How To: Recreate KitKat's Awesomely Alcoholic Sake Flavor at Home

Recreate KitKat's Awesomely Alcoholic Sake Flavor at Home

Listen up, children, pregnant women, and lightweights: this particular KitKat variety is not for you. Well, with 0.8% alcoholic content per 2 KitKat bars, it's highly unlikely anyone will actually get drunk on these things. Still...

The newest flavor of KitKat (or Kit Kat) in Japan is the Japanese Sake flavor, released on February 1st. This unique flavor joins the pantheon of other flavors dreamed up by Nestlé Japan, including green tea, cheesecake, rum raisin, and sweet potato, among others.

According to Oona McGee of Rocket News, "...the distinct flavour of Japanese rice wine was there," and the candy itself leaves "...the superb aftertaste, which covered the mouth with a little heat and as much aroma as a shot of real sake."

This matches the earlier report from Nestlé Japan spokesperson Takuya Hiramatsu (via BuzzFeed), who described it as "the elegant taste of sake, wrapped in the gentle sweetness of white chocolate" with a "mellow, full-bodied flavor, and a refreshing aftertaste of sake."

Unfortunately, these are only available in Japan right now... but if you're really determined to try a bite, you can easily make it yourself—with some DIY ingenuity, of course.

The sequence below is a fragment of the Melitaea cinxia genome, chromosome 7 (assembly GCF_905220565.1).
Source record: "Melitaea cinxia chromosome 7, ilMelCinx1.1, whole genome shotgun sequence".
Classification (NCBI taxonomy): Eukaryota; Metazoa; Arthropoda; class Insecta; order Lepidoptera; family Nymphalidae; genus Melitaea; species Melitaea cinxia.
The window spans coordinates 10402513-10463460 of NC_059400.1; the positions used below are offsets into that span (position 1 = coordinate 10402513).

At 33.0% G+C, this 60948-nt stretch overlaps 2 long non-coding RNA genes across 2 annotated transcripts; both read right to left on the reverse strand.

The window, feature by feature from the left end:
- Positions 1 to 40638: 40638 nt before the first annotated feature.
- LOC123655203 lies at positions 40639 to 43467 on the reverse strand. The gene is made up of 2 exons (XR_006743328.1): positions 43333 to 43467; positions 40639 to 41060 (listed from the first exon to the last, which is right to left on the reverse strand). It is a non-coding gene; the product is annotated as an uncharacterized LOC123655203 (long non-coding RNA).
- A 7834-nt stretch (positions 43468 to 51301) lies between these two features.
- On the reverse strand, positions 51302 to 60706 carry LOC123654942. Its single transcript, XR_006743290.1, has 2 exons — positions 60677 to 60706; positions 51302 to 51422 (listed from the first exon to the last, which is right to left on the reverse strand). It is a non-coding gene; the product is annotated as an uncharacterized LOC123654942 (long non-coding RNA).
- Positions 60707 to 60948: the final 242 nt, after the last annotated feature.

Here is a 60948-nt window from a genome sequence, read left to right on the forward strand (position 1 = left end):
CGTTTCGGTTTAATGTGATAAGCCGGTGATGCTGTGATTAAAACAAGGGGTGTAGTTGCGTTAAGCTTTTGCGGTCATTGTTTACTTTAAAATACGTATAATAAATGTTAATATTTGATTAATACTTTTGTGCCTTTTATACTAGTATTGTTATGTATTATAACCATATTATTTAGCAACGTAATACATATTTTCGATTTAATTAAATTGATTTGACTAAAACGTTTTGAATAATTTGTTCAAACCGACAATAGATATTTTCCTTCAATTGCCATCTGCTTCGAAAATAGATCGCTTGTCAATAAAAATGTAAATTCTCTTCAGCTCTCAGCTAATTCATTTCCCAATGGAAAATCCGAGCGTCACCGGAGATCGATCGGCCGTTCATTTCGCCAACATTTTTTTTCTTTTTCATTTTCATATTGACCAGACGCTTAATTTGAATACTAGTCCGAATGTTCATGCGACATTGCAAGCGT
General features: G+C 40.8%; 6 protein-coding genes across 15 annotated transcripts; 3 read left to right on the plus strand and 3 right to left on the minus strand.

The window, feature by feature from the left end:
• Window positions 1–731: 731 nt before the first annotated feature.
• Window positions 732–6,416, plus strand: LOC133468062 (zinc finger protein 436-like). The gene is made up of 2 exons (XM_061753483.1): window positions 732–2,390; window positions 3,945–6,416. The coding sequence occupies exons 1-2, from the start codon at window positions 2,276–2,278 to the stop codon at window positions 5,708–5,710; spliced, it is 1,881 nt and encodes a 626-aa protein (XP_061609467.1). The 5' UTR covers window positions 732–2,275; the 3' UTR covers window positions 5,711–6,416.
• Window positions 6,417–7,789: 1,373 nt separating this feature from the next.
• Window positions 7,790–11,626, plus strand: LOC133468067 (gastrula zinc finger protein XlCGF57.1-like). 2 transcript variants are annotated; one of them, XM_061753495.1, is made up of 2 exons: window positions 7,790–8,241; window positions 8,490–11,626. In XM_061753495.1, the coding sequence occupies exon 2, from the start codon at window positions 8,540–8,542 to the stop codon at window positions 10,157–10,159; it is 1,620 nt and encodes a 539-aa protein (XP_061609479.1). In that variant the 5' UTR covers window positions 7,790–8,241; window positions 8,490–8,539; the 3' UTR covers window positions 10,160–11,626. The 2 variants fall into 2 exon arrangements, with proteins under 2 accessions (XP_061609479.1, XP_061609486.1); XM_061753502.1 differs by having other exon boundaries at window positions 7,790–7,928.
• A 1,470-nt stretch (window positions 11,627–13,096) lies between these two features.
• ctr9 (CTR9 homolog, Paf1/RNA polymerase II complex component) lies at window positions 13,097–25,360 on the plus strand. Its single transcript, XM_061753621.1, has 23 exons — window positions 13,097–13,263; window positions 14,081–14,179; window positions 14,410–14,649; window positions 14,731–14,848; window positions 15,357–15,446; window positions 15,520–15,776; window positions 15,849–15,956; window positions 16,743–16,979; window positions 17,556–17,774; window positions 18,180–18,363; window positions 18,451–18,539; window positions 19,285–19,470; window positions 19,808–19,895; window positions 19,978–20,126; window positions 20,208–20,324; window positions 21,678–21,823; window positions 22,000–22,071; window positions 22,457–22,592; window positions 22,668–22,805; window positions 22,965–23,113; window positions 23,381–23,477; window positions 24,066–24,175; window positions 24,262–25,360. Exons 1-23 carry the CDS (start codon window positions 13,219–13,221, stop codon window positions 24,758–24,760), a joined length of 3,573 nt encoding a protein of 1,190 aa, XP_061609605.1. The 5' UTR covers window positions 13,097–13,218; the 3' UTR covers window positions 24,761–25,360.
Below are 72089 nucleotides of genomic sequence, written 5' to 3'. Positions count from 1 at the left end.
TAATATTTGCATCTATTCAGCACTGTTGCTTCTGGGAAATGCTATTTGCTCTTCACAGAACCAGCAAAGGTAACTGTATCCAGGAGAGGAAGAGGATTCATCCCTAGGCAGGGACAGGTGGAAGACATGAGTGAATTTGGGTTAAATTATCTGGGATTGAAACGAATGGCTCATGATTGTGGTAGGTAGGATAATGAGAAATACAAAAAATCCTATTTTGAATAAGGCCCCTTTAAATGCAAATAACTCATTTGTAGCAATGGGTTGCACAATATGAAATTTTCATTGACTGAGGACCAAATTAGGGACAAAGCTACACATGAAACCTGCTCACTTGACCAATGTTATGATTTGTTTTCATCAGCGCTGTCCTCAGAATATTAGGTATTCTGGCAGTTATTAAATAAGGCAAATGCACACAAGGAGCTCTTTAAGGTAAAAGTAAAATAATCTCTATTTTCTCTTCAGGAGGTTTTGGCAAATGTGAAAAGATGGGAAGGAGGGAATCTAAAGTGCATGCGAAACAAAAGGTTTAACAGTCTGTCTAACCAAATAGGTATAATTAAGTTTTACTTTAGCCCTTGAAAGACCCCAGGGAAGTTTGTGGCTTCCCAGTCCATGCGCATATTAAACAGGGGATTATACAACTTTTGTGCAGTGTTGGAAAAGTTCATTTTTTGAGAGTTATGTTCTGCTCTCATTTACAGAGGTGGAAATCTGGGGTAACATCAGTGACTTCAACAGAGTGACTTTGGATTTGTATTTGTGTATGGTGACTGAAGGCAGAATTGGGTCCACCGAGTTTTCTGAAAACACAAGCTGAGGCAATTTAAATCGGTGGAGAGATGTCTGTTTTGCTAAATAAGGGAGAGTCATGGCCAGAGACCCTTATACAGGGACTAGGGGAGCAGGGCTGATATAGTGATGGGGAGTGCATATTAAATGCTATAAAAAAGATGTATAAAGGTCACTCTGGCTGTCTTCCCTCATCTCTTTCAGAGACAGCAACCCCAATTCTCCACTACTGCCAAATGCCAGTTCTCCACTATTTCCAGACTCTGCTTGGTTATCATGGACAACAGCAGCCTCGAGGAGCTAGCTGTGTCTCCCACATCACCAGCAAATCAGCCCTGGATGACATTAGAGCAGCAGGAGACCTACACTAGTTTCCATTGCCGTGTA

First, you'll need sake, which you can either buy or make yourself. (We recommend making it yourself, since that's way more fun!)

Image by Mario Hernandez/Food Hacks

As for the overall candy itself, KitKats are extremely easy to make—just buy wafer creams at the store, then brush a small amount of sake on top before coating the wafer in tempered white chocolate. (Don't attempt to add the sake to the chocolate, as the additional water content of the alcohol will make it impossible for the chocolate to harden.)

More detailed instructions on both this process and other versions of KitKats, including the much-love green tea version, can be found in our KitKat-making guide.

Image by Emma Chapman/A Beautiful Mess

Because of their novelty and the large amount of hype surrounding the flavor, I'd be very surprised if it didn't make its way to local Japanese shops in the U.S. at some point in the near future—if you eagerly await its arrival, I would periodically check Amazon for its availability (and peruse the other crazy flavors that Japan has to offer).

So—would you give these KitKats a try? Let us know what you think about these alcoholic delicacies in the comments below.

More Candy-Related Hacks:

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Images via KIT KAT Japan (unless otherwise noted); cover image via Orrin/Twitter


I'm not trying to be rude but sake flavored chocolate isn't something I'm dying to try. I'm pretty sure sake isn't famous for it's taste but rather it's effects. Japan also eats crickets as a delicacy so they're not exactly the compass of all things appetizing.

@Occupy4Elies Sake is absolutely known for its flavor. The palate of flavors is as sophisticated and varied as any grape-based wine, perhaps more so. Additionally, many cultures in Asia and the Americas eat insects as part of a varied diet. And besides, taste is not universal. Don't knock it til you try it.

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